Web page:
Chances are... there's cocaine in your wallet.
Researchers looked at 234 bank notes from the U.S. and found that 90 percent had small traces of the illegal drug.
Bills from larger cities, such as Baltimore, Boston and Detroit, were among those with the highest average cocaine levels. Salt Lake City had the lowest. Most of those analyzed from Washington had tiny amounts of cocaine.
Money can become contaminated with cocaine during drug deals, or when users snort the substance through rolled bills. It can then spread to other cash when banks process the money. Yuegang Zuo, a University of Massachusetts professor, led the study.
U.S. Health and Human Services Secretary Kathleen Sebelius reiterated Tuesday that she won’t intervene in the “incredibly agonizing” case involving a 10-year-old Pennsylvania girl who is waiting for a lung transplant, telling members of Congress that medical experts should make those decisions.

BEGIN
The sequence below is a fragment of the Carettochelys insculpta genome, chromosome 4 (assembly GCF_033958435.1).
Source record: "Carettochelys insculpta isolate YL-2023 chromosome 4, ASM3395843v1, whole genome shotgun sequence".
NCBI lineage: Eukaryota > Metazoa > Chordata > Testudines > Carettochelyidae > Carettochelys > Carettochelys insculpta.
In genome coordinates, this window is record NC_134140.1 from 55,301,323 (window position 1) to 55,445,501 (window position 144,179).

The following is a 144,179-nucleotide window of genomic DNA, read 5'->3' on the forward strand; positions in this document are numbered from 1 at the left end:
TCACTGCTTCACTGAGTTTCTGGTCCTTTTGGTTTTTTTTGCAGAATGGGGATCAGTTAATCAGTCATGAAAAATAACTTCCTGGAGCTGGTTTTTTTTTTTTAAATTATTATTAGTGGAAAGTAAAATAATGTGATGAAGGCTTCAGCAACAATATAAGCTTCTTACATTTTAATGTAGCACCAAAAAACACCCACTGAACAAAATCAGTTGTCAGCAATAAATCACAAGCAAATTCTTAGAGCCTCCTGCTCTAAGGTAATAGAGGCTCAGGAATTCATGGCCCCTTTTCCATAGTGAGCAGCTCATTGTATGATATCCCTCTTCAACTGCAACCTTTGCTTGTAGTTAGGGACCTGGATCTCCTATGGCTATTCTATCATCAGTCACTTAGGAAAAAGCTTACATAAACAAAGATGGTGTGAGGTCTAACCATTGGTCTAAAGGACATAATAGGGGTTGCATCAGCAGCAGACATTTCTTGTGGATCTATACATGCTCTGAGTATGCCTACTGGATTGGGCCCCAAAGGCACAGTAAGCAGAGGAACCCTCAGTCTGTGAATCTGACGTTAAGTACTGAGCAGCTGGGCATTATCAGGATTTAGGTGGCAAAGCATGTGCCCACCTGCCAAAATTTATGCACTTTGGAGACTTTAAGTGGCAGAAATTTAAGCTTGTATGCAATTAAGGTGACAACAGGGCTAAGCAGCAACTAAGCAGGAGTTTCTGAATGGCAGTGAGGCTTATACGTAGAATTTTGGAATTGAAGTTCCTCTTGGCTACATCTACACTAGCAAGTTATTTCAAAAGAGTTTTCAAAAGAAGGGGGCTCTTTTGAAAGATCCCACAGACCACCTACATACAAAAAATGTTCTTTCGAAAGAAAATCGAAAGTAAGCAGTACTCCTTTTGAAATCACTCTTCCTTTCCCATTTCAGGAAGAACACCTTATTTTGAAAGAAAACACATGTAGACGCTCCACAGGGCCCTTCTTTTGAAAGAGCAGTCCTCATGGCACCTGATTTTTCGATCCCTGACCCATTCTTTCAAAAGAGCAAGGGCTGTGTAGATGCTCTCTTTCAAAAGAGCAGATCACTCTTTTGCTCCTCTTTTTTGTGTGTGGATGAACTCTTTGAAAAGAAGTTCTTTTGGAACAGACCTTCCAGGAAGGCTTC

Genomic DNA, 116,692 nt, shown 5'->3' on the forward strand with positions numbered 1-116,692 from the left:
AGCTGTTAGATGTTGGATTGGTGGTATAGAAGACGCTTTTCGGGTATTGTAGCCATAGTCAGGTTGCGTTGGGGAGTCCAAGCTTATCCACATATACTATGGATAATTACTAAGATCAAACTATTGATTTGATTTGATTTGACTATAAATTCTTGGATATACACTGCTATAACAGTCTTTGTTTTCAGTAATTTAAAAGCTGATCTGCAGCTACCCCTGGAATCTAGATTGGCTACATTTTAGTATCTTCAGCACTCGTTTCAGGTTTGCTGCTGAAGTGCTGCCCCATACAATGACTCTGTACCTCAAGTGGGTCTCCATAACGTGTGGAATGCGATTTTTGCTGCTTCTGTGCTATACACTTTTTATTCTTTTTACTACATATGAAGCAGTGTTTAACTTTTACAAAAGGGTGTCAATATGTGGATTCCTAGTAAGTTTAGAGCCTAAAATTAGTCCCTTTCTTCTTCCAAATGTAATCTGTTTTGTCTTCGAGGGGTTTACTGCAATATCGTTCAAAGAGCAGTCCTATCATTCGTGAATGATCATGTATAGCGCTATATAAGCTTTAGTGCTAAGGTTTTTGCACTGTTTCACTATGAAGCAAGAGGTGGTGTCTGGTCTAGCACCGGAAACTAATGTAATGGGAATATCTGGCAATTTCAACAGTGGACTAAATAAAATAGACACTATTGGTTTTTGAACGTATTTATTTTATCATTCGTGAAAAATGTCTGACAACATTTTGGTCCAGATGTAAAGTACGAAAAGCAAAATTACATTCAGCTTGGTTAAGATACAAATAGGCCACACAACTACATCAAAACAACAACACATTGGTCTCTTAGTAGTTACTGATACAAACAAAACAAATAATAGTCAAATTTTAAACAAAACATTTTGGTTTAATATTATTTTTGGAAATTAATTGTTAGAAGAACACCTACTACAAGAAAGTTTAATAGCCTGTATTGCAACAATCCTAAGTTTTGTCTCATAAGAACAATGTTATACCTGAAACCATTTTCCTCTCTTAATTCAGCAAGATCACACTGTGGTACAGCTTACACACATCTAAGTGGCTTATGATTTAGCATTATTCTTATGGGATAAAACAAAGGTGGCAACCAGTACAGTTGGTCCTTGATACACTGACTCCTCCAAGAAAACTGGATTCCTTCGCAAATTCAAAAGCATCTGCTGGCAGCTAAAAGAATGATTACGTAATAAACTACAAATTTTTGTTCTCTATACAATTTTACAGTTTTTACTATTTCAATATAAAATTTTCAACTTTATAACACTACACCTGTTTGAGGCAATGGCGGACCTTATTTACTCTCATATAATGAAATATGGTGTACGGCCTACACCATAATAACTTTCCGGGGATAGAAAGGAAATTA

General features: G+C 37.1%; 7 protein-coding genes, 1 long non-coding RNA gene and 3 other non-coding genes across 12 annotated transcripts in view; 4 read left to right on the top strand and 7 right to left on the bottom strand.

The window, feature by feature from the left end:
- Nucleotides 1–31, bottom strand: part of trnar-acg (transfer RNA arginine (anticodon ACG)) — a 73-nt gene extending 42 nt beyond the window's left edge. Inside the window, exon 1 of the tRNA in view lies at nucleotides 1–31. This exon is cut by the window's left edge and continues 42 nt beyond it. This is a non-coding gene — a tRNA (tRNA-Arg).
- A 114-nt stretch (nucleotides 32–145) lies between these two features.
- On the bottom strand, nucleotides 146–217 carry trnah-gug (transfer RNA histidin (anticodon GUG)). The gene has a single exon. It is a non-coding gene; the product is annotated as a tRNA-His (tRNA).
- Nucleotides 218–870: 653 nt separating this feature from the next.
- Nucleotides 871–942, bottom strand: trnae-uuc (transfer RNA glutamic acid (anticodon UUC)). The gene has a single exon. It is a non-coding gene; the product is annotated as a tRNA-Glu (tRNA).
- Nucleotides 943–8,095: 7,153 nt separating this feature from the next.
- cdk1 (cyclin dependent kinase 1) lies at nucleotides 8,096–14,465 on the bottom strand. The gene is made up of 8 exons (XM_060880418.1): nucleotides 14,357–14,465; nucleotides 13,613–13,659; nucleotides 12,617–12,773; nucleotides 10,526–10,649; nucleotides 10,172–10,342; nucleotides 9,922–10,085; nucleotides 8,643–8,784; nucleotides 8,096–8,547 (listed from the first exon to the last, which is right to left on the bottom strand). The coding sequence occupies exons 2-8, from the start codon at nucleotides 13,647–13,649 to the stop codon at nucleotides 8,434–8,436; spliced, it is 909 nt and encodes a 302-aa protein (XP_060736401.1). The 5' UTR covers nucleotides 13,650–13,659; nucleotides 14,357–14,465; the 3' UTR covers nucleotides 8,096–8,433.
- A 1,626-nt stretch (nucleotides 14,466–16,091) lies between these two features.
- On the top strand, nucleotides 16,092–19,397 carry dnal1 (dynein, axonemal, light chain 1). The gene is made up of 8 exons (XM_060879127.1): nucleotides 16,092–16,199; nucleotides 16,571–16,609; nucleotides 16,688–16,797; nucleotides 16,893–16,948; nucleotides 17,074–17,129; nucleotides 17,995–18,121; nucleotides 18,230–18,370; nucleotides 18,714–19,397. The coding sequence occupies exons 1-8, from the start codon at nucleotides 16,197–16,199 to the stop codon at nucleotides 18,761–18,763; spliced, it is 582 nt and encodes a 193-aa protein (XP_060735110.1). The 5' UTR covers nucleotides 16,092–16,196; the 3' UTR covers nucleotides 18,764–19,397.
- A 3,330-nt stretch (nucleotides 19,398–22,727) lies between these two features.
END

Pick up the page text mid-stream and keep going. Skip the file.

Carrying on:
One of the first provisions of the 2010 health reform law has had its intended effect: shifting costs from hospitals, taxpayers and families to health insurance companies, researchers reported on Thursday. It’s one of the most popular aspects of the law.
People may realize that fast food isn’t health food, but they don’t realize just how fattening it really is, researchers report. They surveyed people eating at 10 burger, chicken, sandwich and doughnut chains and found they greatly underestimated just how much they were chowing down.
A new line of caffeinated chewing gum is causing jitters among health advocates and prompting federal officials to take a new look at the proliferation of jolt-infused foods, including those marketed to children and teens.